Once I left, I reveled in the freedom to explore these things knowing that my employment and my status were no longer attached to them in the same way. My thinking on these items has changed.

Wehner’s article is a call for freedom. Freedom to explore, think, and be different. Tribes do not tolerate freedom. When they do, they risk a metamorphosis of the tribe, and that may not be what they want.

Andrew R. McGinn
Cambridge, Ontario, Canada

I applaud Peter Wehner for having the guts to question the foundation of his entire adult life. I did the same thing myself (although it was half my life ago, around the age of 20).

My family’s deep Catholicism denied me access to sex ed and birth control. I didn’t want to burn in hell, of course, so I didn’t think for myself and just go out and get it. Instead, I thought, how would I get through the phalanx of Planned Parenthood opponents whom I knew (through being forced by my mom to pray the rosary with them every Sunday at the same clinic)? But really I was afraid. Isn’t an abortion clinic where women go to die? Where they are murdered by rich and calculating abortionists? As a pregnant teen, I often thought I’d be better off if I just drove really fast into a brick wall, but I couldn’t quite get up the bravery required. So I looked through the pile of wannabe adoptive parents—thoughtfully provided by the pro-life folks—and looked through the legal contract.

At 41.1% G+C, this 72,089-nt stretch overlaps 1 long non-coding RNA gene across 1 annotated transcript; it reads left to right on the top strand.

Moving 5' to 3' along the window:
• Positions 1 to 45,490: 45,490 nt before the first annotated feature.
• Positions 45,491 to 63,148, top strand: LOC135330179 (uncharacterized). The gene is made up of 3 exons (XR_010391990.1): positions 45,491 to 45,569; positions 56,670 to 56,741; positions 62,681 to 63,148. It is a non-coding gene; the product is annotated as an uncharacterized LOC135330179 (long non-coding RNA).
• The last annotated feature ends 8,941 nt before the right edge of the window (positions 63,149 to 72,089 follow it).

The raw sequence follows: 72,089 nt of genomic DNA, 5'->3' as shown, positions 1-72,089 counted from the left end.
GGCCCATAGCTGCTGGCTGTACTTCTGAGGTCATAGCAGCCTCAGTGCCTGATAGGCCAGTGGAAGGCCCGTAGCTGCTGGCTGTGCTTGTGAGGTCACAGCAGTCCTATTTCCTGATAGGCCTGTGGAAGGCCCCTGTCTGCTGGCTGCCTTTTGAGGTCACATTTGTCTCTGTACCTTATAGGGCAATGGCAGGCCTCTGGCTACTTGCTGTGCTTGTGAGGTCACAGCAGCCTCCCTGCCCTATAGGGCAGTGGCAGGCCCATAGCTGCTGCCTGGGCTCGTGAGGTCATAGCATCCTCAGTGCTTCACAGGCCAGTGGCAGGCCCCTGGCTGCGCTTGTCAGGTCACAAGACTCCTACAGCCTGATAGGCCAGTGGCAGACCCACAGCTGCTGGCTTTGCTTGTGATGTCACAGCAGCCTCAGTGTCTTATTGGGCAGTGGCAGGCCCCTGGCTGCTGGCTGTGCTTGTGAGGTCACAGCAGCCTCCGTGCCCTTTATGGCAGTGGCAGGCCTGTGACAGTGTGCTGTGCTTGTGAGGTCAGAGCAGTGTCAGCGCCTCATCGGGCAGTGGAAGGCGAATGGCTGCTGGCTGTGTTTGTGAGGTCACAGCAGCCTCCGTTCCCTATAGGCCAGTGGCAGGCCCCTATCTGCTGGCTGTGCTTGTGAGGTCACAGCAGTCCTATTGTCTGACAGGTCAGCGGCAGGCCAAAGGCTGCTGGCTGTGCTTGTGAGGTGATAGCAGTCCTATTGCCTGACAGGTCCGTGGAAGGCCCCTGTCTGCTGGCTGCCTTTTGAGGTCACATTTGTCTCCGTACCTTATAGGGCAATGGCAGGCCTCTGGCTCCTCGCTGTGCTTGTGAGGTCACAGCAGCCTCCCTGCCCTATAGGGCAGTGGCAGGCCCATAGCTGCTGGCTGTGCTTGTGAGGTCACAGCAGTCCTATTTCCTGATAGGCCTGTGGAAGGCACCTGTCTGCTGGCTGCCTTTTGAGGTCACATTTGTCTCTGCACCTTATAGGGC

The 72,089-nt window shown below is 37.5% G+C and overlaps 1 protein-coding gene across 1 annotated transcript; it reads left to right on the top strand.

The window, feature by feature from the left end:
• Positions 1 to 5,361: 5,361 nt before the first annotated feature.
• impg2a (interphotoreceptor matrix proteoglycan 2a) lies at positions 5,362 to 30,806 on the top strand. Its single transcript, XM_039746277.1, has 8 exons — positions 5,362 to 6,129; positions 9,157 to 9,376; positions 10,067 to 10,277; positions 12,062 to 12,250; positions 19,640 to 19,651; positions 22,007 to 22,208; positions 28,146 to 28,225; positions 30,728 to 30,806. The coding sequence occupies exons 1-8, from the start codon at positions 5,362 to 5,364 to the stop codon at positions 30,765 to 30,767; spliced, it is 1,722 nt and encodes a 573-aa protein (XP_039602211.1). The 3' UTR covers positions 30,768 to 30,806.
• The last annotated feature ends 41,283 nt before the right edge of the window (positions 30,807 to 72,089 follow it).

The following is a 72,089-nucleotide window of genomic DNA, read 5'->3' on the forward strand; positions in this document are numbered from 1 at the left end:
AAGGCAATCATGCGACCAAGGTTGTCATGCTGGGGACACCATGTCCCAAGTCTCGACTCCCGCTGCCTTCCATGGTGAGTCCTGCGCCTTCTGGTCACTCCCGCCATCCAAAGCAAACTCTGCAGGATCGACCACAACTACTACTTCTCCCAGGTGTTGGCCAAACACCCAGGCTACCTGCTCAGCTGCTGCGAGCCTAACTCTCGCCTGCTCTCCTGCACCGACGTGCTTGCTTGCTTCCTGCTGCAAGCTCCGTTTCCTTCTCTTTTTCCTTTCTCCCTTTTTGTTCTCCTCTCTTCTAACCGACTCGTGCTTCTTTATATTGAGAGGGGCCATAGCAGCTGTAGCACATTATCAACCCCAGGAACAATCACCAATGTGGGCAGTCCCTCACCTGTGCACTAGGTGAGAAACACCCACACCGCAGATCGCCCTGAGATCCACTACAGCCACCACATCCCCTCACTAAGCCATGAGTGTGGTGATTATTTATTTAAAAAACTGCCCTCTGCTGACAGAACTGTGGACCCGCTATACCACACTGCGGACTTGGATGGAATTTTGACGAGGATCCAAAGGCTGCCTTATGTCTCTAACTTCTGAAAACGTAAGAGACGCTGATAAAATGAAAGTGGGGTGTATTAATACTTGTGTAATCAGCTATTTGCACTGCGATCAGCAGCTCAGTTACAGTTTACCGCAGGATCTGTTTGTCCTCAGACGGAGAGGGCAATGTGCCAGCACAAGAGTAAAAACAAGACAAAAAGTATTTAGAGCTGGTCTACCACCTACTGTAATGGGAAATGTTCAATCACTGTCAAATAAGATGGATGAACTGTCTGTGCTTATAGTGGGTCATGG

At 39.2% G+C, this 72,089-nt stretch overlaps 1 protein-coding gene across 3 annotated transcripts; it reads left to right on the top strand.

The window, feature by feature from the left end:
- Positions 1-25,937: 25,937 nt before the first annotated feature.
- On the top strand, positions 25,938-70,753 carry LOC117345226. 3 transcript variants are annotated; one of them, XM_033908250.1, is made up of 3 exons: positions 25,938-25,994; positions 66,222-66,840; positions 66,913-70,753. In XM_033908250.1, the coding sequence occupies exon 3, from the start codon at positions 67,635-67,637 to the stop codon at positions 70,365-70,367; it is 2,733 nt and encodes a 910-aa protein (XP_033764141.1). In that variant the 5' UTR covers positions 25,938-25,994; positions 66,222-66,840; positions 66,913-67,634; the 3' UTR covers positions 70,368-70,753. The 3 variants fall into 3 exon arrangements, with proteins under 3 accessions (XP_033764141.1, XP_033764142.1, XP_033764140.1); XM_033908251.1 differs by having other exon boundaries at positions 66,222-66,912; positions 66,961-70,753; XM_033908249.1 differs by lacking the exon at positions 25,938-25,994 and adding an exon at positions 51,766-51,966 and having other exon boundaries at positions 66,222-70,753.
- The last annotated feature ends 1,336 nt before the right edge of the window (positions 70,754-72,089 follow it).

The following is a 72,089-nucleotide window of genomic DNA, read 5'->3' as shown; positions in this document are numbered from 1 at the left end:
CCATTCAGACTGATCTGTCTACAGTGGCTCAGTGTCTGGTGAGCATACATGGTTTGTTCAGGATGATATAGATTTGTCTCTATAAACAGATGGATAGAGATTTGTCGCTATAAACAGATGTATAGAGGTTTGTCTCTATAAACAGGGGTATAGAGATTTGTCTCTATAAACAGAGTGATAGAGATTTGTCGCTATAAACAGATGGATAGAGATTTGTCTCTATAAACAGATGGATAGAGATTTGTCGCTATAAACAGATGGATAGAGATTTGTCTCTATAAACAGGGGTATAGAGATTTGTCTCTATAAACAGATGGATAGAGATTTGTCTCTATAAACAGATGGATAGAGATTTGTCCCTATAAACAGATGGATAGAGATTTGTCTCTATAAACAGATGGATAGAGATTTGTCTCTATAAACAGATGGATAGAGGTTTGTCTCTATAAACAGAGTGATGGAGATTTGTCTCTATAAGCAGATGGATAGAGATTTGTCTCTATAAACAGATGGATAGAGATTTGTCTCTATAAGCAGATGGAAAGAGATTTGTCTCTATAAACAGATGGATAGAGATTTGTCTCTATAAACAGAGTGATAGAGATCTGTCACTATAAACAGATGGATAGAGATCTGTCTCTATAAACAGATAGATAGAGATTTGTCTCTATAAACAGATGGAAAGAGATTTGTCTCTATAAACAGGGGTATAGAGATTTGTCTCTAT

My son is now 22. We both volunteer for Planned Parenthood.

It is great that Mr. Wehner found compassion and regret in looking back at the Willie Horton ads. I hope that he will meet more women who tell them their late-term abortion nightmare stories so that he will be able to one day have compassion for them, too.

Joan Vignocchi
Santa Barbara, Calif.

Thoughtful editorial; helped me clarify my own thinking. Unfortunately, insight and distance aren’t enough to offset the immense grief of having arrived at where we find ourselves.

Jim Koloc
Eagan, Minn.

Mr. Wehner is more a part of a growing group of people in this country than he realizes. His views on his party have been reflected by more than a few on the left as well, but many, including me, are fearful of voicing their views. The left hands out harsh criticism to anyone who disagrees with it. As a woman of color and a veteran of the very liberal world of Hollywood, I have realized that I, too, have no political home base anymore. But I simply cannot look away from what I see. Donald Trump is a product of deeper problems in this country, and the left ultimately put him in power. If they aren’t careful, they are going to do it again. Mr. Wehner is in good company, and I’m glad he isn’t the only one questioning. Please thank him for having the guts to put his piece out there. And yes, there are people on the other side doing exactly what he is doing.

Gina Nelson
North Hollywood, Calif.